Dr. Jonathan Kahn, Associate Chief Head and Neck Surgery and Medical Director of the Kaiser Hearing Aid Center in the Diablo Service Area at Kaiser Walnut Creek, is a first-time contributor to the Tympanic Times.
We’ve asked Dr. Kahn to give his two cents on wax! Ear wax is an evolutionary design to catch insects and keep them out of the middle and inner ear. Dr. Kahn elaborates on the subject for this week’s Ear Pic of the Week.
This is a photo of a 70 year old man with cerumen (ear-wax) impaction. Impacted ear wax can cause a type of decreased hearing that is called conductive hearing loss. This hearing loss will go away when the wax is removed. I usually remove ear wax under direct vision using a binocular ear microscope. I will use instruments such as small curettes (they look like tiny spoons), and small suctions. Most of the time, excess ear wax can be removed at home by the use of over the counter ear wax removal drops for several days and then gentle irrigation with warm water using a bulb type syringe. Kits containing the drops and syringe are available at all pharmacies. You should see a physician if hearing loss persists after using the drops, or if there is ear pain or drainage. Q-tips are actually a bad idea for cleaning the ears because the Q-tip will push most of the wax farther down the ear canal where it can get stuck. Please don’t use ear candles. Tests have shown that they don’t help and they can actually cause burns to the ear canal and ear drum. The brown residue left over from the candles is not ear wax, but instead is residue left over from the burning candle.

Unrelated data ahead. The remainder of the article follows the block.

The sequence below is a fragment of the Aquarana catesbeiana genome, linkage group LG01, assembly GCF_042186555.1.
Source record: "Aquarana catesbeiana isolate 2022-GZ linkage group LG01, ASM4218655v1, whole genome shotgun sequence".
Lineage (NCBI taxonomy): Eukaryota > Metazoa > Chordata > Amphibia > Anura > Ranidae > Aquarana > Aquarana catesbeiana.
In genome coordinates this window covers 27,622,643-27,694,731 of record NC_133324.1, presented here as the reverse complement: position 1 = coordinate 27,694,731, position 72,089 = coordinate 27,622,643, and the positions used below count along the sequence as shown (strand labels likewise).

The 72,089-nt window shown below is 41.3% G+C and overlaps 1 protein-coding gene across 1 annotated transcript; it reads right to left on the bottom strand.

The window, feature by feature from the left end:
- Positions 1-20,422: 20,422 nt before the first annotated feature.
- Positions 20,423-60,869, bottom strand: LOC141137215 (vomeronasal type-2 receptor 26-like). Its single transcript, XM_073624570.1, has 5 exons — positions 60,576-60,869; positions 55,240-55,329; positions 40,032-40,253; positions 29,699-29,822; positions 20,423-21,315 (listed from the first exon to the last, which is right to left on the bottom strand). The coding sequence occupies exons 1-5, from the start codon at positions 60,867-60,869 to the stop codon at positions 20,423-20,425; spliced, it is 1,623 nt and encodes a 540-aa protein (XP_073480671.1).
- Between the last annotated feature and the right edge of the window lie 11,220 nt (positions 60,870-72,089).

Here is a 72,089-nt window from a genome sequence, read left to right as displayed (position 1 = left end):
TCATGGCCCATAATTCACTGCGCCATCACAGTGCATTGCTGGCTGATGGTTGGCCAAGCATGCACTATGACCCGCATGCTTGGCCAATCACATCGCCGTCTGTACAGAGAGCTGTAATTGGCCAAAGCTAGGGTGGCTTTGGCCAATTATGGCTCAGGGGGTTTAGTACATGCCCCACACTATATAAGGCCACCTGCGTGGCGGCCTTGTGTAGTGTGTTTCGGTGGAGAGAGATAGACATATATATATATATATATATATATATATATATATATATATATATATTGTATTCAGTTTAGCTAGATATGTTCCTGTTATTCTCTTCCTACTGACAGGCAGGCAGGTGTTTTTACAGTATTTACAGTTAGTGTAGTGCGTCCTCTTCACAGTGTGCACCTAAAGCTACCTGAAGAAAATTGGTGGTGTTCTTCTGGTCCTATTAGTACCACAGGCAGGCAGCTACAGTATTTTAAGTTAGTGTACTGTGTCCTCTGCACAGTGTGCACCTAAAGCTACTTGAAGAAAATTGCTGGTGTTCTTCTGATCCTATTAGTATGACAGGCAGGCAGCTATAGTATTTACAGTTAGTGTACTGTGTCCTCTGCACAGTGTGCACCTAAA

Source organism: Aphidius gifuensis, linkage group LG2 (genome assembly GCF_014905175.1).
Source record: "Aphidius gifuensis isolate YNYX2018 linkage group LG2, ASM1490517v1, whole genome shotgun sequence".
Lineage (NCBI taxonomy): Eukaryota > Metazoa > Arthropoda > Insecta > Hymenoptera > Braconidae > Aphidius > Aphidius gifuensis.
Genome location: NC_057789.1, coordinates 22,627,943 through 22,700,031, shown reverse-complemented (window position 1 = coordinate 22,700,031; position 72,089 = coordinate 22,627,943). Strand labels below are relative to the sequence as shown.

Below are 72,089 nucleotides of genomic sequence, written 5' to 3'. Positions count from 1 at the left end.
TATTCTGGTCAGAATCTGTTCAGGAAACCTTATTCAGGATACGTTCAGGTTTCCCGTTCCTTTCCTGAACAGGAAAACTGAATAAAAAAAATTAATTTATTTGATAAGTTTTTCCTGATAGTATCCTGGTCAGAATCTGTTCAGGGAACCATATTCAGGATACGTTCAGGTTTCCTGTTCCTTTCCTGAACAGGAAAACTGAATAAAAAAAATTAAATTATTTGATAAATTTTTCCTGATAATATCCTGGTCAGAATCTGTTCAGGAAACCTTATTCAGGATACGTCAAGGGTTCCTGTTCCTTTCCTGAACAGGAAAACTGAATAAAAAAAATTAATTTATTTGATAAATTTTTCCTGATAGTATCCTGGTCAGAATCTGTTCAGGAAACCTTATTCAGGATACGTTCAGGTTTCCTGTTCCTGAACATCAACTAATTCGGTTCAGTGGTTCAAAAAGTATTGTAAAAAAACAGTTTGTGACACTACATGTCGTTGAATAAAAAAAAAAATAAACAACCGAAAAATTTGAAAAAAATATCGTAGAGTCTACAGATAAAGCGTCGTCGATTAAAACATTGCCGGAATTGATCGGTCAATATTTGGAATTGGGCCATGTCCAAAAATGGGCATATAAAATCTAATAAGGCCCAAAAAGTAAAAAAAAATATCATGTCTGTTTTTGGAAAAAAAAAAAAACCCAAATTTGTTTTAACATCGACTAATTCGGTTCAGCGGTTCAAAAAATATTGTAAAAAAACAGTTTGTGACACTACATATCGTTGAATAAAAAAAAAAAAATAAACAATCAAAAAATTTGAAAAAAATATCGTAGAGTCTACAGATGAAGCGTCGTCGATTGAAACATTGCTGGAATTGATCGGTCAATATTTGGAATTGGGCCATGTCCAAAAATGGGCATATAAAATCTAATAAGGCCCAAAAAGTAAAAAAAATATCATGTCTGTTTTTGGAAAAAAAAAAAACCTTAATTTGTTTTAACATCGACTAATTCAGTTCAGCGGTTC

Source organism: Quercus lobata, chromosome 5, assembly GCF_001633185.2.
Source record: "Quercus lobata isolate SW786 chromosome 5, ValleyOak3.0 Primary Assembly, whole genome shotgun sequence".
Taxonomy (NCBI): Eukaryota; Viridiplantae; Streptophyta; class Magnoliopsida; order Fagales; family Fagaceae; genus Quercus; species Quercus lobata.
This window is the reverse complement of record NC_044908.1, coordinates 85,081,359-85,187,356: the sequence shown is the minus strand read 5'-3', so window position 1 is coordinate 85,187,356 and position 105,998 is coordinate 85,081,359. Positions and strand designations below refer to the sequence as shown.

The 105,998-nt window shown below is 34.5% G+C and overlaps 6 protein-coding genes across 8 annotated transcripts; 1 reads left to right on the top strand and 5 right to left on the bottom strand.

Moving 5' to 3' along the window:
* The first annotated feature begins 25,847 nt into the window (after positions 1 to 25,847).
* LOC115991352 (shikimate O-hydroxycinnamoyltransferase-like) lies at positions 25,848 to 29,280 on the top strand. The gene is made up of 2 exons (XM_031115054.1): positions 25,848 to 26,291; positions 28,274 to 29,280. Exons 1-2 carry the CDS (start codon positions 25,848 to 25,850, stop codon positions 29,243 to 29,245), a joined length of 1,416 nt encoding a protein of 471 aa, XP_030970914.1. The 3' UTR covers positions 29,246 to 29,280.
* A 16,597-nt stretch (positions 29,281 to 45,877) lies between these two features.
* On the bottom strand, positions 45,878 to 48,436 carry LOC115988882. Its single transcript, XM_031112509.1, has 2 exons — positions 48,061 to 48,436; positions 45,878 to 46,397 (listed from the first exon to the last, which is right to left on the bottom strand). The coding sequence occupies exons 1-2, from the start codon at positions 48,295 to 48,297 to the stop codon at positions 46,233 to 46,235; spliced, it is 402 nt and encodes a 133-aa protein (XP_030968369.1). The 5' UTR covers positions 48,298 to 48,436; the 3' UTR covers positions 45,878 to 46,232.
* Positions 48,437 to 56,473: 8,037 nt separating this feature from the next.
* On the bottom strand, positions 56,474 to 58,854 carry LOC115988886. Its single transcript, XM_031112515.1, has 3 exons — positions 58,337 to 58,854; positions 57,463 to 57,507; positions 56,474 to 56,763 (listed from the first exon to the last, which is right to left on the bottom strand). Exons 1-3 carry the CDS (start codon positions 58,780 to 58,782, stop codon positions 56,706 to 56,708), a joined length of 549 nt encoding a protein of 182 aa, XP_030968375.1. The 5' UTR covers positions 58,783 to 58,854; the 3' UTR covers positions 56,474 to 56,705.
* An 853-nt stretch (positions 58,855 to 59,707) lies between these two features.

Most people’s ears are self cleaning. The action of chewing, combined with the migration of skin in the ear canal, pushes out excess wax that can then be easily removed from the ear opening by using a moist cloth.
In conclusion, ear wax is actually a good thing. It has antibiotic, anti-fungal and water repellant properties. People who clean their ears too frequently have very dry itchy ears and are more prone to having outer ear infections. Sometimes you can have too much of a good thing and have excess wax, but most of the time your ears will take care of themselves and don’t need any special care.